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  6. Tanya M

    Tanya M Living with an attitude of gratitude Staff Member

    Hi Sooz, welcome to our little corner of the world. I am so glad you found us here. You will find much needed support for what you are going through.

    This is not at all uncommon. Our Difficult Child create chaos in our lives which in turn causes stress which in turn affects our health. I know you love your son but you need to focus on YOU and your well being.

    I am glad that you are seeing a therapist but I do have one question. You say you realize it's your fault. Is that something your therapist suggested? If so, you need a new therapist. Please hear me, this is not your fault! All of us here have felt enormous guilt over how our Difficult Child lives have turned out but here's the thing, they, our Difficult Child have a choice as to how they will live their lives.
    I was sexually abused by my bio-father yet I did not go off the deep end. I made a choice to not let it affect me in a negative way.
    Life is all about choices. Yes, as parents we have all made mistakes but our children come of age and it's up to them to make choices for their own lives. From what you have shared I can tell that you are a loving and giving mother. You have done the best that you can.

    I too tried to hard to control my son and his actions. You are not alone.

    Again, this tells me that you loved your son so much that you did not want to see him suffer or fail. Did you enable him, sure. I too have enabled my son, so have many others here.

    Bravo for you! When your son threatened suicide you did the right thing by having him committed. It's a threat you always want to take seriously, however be aware that our d-c's in their manipulative behavior will use threats like this to try and guilt us into doing what they want.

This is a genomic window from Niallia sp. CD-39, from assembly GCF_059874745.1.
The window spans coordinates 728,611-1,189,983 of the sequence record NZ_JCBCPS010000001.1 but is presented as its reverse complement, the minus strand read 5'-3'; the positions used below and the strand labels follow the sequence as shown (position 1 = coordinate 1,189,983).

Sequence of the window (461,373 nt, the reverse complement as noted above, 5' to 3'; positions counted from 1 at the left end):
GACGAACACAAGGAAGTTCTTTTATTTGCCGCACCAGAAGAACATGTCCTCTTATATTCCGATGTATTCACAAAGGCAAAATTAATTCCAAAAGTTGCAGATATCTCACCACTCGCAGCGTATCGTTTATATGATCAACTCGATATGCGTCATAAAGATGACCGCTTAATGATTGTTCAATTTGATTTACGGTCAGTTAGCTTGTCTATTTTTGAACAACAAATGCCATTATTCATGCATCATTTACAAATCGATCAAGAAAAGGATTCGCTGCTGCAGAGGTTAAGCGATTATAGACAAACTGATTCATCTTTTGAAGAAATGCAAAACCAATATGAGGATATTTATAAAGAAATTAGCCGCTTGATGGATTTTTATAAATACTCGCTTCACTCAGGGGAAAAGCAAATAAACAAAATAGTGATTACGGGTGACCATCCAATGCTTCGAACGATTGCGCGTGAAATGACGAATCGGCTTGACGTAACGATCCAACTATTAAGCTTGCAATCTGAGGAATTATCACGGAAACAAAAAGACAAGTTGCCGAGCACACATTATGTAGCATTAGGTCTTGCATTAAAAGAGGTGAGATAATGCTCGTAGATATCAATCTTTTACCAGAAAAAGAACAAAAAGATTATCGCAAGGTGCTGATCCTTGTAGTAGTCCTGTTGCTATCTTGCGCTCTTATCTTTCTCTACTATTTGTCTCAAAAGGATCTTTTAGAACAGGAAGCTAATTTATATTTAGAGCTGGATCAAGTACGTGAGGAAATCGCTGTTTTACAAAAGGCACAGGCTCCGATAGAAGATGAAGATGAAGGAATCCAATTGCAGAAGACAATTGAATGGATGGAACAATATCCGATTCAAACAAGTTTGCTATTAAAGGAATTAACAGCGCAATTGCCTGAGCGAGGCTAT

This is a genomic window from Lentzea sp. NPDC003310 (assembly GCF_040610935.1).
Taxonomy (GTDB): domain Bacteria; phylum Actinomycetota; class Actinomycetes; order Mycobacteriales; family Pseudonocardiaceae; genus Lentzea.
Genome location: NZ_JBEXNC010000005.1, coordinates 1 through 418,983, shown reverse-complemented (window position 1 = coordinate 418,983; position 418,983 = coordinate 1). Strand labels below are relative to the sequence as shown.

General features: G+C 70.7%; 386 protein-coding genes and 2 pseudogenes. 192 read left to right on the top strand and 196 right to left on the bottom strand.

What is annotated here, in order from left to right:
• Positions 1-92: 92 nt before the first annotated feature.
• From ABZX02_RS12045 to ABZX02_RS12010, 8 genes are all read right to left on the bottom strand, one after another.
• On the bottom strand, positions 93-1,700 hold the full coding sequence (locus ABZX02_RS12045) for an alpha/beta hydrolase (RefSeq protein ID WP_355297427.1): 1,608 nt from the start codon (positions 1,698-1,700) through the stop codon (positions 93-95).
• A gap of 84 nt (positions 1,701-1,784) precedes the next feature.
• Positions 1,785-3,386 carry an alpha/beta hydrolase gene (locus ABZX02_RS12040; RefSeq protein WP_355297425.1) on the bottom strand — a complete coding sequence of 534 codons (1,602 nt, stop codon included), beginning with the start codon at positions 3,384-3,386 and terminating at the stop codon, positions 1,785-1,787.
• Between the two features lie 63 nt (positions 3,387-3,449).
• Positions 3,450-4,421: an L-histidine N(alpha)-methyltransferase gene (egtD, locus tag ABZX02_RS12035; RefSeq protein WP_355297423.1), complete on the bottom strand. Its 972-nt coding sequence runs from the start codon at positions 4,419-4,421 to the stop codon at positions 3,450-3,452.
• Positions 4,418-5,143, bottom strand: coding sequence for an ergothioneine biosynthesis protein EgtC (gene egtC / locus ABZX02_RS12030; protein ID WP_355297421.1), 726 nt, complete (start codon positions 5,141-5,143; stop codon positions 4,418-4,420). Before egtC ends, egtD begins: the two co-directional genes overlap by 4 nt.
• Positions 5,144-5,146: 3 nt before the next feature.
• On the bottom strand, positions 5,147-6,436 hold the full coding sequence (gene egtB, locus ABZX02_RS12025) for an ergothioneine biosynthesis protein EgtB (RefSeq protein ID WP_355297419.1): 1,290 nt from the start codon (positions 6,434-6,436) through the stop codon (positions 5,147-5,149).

Oh do I know all about this. I have been there too many times with my son.

    I also shared with my son that I felt I made too many mistakes in raising him. All that did was give him ammo to use against me.
    There is no such thing as a perfect parent. We all make mistakes but that does not give our children the right to blame us.
    As I said, my bio-father sexually abused me. When he and mother divorced, my mother sent me to live with him. He swore that he would never do it again. Did my mother make a mistake, absolutely. Did I hold it against her, never.

    You have not ruined your son. You do not have that kind of power, no parent does. Your son can turn his life around if he chooses to do so but it has to be his choice.

    I had to have my son arrested a few times. I do not regret it. Here's how I look at it. If a stranger were to steal from me or vandalize my home I would call the police. My son should not be treated any different. When we don't hold them accountable we continue to enable their destructive behavior.

    Is your therapist helping you to learn how to set boundaries with your son? This is key in learning how to take your life back.
    There is a good article at the top of this forum about detaching, I encourage you to read it.

    I'm glad you are here with us. Please know that you are not alone.
    Keep posting and let us know how you are doing.

    ((HUGS)) to you...............
     
  7. Sooz

    Sooz New Member